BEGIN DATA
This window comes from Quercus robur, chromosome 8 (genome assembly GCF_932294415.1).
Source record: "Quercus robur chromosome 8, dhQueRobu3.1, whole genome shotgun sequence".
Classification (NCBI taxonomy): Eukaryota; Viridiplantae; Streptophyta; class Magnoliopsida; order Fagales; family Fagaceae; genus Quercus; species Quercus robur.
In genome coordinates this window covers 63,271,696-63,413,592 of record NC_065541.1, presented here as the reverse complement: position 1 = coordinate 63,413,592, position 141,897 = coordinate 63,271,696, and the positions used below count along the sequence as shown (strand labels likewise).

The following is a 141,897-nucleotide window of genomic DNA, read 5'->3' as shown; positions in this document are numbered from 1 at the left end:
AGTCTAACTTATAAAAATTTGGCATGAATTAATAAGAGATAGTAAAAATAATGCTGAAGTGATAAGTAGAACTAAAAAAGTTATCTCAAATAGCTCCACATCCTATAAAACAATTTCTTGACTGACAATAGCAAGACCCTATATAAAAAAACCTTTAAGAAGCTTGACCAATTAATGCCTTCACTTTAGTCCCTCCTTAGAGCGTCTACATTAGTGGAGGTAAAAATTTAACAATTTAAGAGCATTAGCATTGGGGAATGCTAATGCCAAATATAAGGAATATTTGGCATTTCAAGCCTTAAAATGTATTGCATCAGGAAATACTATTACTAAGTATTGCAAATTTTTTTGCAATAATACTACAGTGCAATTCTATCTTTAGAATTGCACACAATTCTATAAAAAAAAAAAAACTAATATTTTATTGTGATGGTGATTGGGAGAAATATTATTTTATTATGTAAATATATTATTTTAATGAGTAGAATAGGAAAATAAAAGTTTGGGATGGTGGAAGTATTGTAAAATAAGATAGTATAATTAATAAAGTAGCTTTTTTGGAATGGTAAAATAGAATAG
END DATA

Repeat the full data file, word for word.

This window comes from Quercus robur, chromosome 8 (genome assembly GCF_932294415.1).
Source record: "Quercus robur chromosome 8, dhQueRobu3.1, whole genome shotgun sequence".
Classification (NCBI taxonomy): Eukaryota; Viridiplantae; Streptophyta; class Magnoliopsida; order Fagales; family Fagaceae; genus Quercus; species Quercus robur.
In genome coordinates this window covers 63,271,696-63,413,592 of record NC_065541.1, presented here as the reverse complement: position 1 = coordinate 63,413,592, position 141,897 = coordinate 63,271,696, and the positions used below count along the sequence as shown (strand labels likewise).

The following is a 141,897-nucleotide window of genomic DNA, read 5'->3' as shown; positions in this document are numbered from 1 at the left end:
AGTCTAACTTATAAAAATTTGGCATGAATTAATAAGAGATAGTAAAAATAATGCTGAAGTGATAAGTAGAACTAAAAAAGTTATCTCAAATAGCTCCACATCCTATAAAACAATTTCTTGACTGACAATAGCAAGACCCTATATAAAAAAACCTTTAAGAAGCTTGACCAATTAATGCCTTCACTTTAGTCCCTCCTTAGAGCGTCTACATTAGTGGAGGTAAAAATTTAACAATTTAAGAGCATTAGCATTGGGGAATGCTAATGCCAAATATAAGGAATATTTGGCATTTCAAGCCTTAAAATGTATTGCATCAGGAAATACTATTACTAAGTATTGCAAATTTTTTTGCAATAATACTACAGTGCAATTCTATCTTTAGAATTGCACACAATTCTATAAAAAAAAAAAAACTAATATTTTATTGTGATGGTGATTGGGAGAAATATTATTTTATTATGTAAATATATTATTTTAATGAGTAGAATAGGAAAATAAAAGTTTGGGATGGTGGAAGTATTGTAAAATAAGATAGTATAATTAATAAAGTAGCTTTTTTGGAATGGTAAAATAGAATAG